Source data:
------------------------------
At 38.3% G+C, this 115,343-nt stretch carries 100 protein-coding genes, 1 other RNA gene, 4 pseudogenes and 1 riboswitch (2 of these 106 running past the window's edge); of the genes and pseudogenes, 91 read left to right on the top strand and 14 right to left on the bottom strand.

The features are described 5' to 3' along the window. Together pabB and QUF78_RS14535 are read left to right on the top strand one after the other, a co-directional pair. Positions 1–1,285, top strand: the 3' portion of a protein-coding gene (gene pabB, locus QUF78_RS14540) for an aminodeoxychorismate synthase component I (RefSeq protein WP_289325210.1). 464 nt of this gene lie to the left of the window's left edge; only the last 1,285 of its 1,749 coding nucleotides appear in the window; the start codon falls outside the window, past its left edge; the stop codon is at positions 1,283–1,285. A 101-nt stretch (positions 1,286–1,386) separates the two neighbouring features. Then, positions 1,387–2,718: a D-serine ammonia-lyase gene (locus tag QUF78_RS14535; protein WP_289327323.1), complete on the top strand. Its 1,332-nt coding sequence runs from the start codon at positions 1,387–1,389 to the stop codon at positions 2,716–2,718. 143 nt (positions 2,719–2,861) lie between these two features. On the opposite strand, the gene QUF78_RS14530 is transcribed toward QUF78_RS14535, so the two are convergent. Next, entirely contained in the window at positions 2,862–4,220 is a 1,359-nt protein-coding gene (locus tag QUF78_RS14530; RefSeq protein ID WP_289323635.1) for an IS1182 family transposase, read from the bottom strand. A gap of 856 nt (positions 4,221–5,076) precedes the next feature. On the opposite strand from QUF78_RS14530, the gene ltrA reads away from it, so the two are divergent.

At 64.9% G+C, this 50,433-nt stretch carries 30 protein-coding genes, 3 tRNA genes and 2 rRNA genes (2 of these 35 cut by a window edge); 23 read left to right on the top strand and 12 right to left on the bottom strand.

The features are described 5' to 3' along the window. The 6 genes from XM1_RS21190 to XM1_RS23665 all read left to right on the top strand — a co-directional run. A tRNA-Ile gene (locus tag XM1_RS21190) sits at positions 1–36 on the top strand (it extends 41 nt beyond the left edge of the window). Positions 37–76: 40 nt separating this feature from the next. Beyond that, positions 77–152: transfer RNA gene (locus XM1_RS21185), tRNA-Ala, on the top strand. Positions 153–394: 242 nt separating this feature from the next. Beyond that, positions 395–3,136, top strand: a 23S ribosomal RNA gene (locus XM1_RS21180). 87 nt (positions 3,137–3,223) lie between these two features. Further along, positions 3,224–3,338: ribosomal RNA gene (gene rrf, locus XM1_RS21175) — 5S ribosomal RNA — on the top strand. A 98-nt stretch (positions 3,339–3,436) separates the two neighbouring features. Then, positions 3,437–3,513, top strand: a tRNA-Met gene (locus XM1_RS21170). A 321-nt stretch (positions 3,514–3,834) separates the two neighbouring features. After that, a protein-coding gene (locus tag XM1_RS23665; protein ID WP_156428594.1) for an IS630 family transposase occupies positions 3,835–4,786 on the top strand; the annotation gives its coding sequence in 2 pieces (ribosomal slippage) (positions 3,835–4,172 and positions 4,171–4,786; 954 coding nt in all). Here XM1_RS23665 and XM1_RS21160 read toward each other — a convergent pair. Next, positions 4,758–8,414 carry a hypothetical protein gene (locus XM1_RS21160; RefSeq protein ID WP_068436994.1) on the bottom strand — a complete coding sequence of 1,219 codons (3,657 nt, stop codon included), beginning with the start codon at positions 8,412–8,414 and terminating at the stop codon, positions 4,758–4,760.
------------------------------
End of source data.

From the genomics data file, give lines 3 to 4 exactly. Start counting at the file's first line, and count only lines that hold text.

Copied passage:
At 64.9% G+C, this 50,433-nt stretch carries 30 protein-coding genes, 3 tRNA genes and 2 rRNA genes (2 of these 35 cut by a window edge); 23 read left to right on the top strand and 12 right to left on the bottom strand.

The features are described 5' to 3' along the window. The 6 genes from XM1_RS21190 to XM1_RS23665 all read left to right on the top strand — a co-directional run. A tRNA-Ile gene (locus tag XM1_RS21190) sits at positions 1–36 on the top strand (it extends 41 nt beyond the left edge of the window). Positions 37–76: 40 nt separating this feature from the next. Beyond that, positions 77–152: transfer RNA gene (locus XM1_RS21185), tRNA-Ala, on the top strand. Positions 153–394: 242 nt separating this feature from the next. Beyond that, positions 395–3,136, top strand: a 23S ribosomal RNA gene (locus XM1_RS21180). 87 nt (positions 3,137–3,223) lie between these two features. Further along, positions 3,224–3,338: ribosomal RNA gene (gene rrf, locus XM1_RS21175) — 5S ribosomal RNA — on the top strand. A 98-nt stretch (positions 3,339–3,436) separates the two neighbouring features. Then, positions 3,437–3,513, top strand: a tRNA-Met gene (locus XM1_RS21170). A 321-nt stretch (positions 3,514–3,834) separates the two neighbouring features. After that, a protein-coding gene (locus tag XM1_RS23665; protein ID WP_156428594.1) for an IS630 family transposase occupies positions 3,835–4,786 on the top strand; the annotation gives its coding sequence in 2 pieces (ribosomal slippage) (positions 3,835–4,172 and positions 4,171–4,786; 954 coding nt in all). Here XM1_RS23665 and XM1_RS21160 read toward each other — a convergent pair. Next, positions 4,758–8,414 carry a hypothetical protein gene (locus XM1_RS21160; RefSeq protein ID WP_068436994.1) on the bottom strand — a complete coding sequence of 1,219 codons (3,657 nt, stop codon included), beginning with the start codon at positions 8,412–8,414 and terminating at the stop codon, positions 4,758–4,760.